Life After the Title in Doctor Strange 383

by Patrick Ehlers

This article contains SPOILERS. If you haven’t read the issue yet, proceed at your own risk!

Patrick: Doctor Stephen Strange was the Sorcerer Supreme of Earth. It’s a baller title, and it comes with some insane responsibilities and nearly unimpeachable authority. Like, when Doctor Strange shows up on the scene, the other heroes know that he’s there because he knows what he’s doing. But when you strip the title away, what changes in Stephen’s life? Doctor Strange 383 continues Donny Cates’ saga of Loki’s tenure as the Sorcerer Supreme, but keeps Stephen under the microscope to determine what the remains of the main without the mantle. Continue reading

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An Unstoppable Force is not Stopped in Jean Grey 10

by Patrick Ehlers

This article contains SPOILERS. If you haven’t read the issue yet, proceed at your own risk!

Patrick: Superhero comics are full of unstoppable forces. Darkseid, Doomsday, Thanos — these are all bulldozers that the heroes claim to be powerless against. But, time and time again, they are repelled, resisted and defeated. That’s done out of narrative necessity. For starters, we want to see our scrappy heroes overcome impossible odds. But more importantly, if our heroes are slaughtered and their homes razed, how can the story continue? Writer Dennis Hopeless and artist Alberto Alburquerque plow headlong into their series conclusion by giving their own nuclear option a W. Continue reading

Subverting Dickens in Jean Grey 6

by Patrick Ehlers

This article contains SPOILERS. If you haven’t read the issue yet, proceed at your own risk!

“Before I draw nearer to that stone to which you point,” said Scrooge, “answer me one question. Are these the shadows of the things that Will be, or are they shadows of things that May be, only.”

Still the Ghost pointed downward to the grave by which it stood.

“Men’s courses will foreshadow certain ends, to which, if persevered in, they must lead,” said Scrooge. “But if the courses be departed from, the ends will change. Say it is thus with what you show me.”

The Spirit was immovable as ever.

Charles Dickens, A Christmas Carol

The point of A Christmas Carol is that Ebenezer Scrooge could — and should — abandon his avarice, and become a better man. The moral about the dangers of greed have aged remarkably well, but there’s something about the message “change who you are” that feels a little less virtuous in 2017. In Jean Grey 6, the titular X-Man has to come to nearly the opposite conclusion: there is no changing who you are, so you’d better find a way to accept yourself. Continue reading

Jean Grey 4 Delivers a Puzzling Moral

by Spencer Irwin

This article contains SPOILERS. If you haven’t read the issue yet, proceed at your own risk!

The best idea in Dennis Hopeless and Harvey Tolibao’s Jean Grey 4 is that the Odinson teaches via stories — quite often rambling, drunken ones. It’s an ingenius use of the character, exploiting both his greatest strengths and weaknesses, but unfortunately for an issue about teaching lessons, the moral never fully comes together. Continue reading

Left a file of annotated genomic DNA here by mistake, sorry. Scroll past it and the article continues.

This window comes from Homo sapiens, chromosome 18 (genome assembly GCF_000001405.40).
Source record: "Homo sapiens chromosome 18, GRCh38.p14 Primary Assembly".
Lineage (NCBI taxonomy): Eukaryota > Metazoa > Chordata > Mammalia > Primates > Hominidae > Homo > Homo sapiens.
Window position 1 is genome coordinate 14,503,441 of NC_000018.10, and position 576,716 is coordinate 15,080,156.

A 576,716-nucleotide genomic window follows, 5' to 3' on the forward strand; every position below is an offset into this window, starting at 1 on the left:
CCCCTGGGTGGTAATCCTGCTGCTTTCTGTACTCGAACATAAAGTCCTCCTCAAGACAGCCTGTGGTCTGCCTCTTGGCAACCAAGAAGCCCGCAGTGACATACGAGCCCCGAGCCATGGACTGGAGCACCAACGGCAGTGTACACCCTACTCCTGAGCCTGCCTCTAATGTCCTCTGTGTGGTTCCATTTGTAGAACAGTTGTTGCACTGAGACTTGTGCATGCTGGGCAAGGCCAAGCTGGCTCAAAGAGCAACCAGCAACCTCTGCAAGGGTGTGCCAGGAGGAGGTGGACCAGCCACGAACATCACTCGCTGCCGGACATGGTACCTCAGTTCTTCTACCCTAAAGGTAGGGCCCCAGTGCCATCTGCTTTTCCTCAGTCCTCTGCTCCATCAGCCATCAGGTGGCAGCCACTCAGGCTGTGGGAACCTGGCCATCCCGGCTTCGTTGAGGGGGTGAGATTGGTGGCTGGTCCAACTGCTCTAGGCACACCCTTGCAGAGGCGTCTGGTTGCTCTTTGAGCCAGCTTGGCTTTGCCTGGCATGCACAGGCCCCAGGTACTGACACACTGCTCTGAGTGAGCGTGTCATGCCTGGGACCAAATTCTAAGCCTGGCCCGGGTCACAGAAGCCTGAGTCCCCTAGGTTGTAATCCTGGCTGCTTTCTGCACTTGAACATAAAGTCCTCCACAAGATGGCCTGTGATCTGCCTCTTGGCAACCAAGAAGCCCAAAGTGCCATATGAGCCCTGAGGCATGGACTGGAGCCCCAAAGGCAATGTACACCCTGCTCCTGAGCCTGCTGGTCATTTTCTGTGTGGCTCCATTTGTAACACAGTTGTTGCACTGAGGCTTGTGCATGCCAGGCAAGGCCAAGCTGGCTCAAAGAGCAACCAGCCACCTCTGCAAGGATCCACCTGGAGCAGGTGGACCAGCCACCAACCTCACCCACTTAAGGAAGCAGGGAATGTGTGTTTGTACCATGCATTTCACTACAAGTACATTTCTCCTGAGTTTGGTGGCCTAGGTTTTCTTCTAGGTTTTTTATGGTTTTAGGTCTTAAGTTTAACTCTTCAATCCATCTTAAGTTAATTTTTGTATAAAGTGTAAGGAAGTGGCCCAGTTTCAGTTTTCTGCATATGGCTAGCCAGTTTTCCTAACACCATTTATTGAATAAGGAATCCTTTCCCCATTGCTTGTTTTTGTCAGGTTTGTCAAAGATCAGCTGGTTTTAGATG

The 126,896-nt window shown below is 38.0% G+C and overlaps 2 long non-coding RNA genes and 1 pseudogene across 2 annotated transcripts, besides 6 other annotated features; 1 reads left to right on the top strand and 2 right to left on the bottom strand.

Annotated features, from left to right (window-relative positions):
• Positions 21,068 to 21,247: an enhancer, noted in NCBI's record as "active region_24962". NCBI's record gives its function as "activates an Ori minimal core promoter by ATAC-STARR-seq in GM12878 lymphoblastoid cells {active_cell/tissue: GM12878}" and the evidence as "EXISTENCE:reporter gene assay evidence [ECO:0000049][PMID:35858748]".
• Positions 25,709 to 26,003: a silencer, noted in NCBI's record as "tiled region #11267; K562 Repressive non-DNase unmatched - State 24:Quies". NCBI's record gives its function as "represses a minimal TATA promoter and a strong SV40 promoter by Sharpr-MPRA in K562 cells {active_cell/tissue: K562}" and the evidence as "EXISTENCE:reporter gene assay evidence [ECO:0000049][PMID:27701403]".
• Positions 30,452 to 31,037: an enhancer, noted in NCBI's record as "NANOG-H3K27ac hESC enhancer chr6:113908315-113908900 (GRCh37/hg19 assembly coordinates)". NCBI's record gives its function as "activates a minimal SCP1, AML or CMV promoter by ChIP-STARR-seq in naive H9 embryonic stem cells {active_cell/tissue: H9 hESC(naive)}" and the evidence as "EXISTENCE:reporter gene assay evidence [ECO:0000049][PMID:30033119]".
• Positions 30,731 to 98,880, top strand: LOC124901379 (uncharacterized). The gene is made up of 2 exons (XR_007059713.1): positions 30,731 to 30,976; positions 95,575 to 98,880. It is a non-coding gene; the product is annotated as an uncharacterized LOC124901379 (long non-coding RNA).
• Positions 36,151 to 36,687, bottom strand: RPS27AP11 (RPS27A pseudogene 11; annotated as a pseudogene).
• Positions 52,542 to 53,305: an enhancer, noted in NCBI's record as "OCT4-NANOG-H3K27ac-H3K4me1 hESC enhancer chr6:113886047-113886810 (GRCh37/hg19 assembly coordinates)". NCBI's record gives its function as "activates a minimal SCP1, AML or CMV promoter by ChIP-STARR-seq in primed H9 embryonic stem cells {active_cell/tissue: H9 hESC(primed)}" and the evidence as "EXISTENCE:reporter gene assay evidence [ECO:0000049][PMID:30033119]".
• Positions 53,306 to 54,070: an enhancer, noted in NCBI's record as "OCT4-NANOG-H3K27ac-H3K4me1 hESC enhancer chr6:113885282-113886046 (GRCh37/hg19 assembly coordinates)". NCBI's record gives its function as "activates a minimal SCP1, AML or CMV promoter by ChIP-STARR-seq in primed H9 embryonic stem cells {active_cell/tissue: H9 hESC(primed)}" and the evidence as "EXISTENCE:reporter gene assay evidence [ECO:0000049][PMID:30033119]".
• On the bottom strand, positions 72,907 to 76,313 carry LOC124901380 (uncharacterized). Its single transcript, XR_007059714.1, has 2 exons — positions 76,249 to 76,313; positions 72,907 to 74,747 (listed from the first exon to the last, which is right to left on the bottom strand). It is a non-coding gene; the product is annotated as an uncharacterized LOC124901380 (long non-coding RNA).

Jean Grey 3: Discussion

By Ryan Desaulniers and Ryan Mogge

This article containers SPOILERS. If you haven’t read the issue yet, proceed at your own risk!

Ryan D: When one writes about comic books, due to the popular types of stories being told, the critical eye encounters Joseph Campbell’s template for “the hero’s journey.” This monomyth pervades the pages of superhero titles, and seems even more prevalent in solo runs of characters due to the ease of accessibility inherent to that narrative. In Jean Grey, however, Dennis Hopeless and his creative team use a different kind of literary precedent — that of the Bildungsroman –– to tell the story of the young Jean as she gears up to meet the looming threat of the Phoenix. The Bildungsroman is a novel of formation or education with the psychological and moral development of the protagonist as the crux of the narrative, along the lines of Ponyboy in The Outsiders or Marji in PersopolisJean Grey 3 continues that trend of Jean moving painfully towards development and maturity as she learns a lesson in the company of “Marvel’s First Mutant,” Namor. Continue reading

Marvel Round-Up: Comics Released 5/24/17

We try to stay up on what’s going on at Marvel, but we can’t always dig deep into every issue. The solution? Our weekly round-up of titles coming out of Marvel Comics. Today, we’re discussing All-New Guardians of the Galaxy 2, Black Panther 14 and Jean Grey 2. Also, we will be discussing I am Groot 1 on Tuesday and Captain America Steve Rogers 17 on Wednesday, so come back for those! As always, this article contains SPOILERS.

slim-banner4 Continue reading

Jean Grey 1

Alternating Currents: Jean Grey 1, Drew and Spencer

Today, Drew and Spencer are discussing Jean Grey 1, originally released May 3rd, 2017. As always, this article contains SPOILERS.

Drew: Ah, the solo album — is there any more fraught trial in popular culture? Making it as a solo act is a grueling process, and while most never rise above obscurity, artists who are already well known for their work with a band have the blessing/curse of starting their solo career in the public eye. It requires instantaneously landing on a musical voice that’s somehow familiar enough to appeal to longstanding fans (capitalizing on that notoriety) yet also distinct enough to justify the solo status. Dennis Hopeless and Victor Ibáñez face a similar tightrope in Jean Grey, aiming to give the (in)famous X-Man a voice that could distinguish this series from her other adventures. Continue reading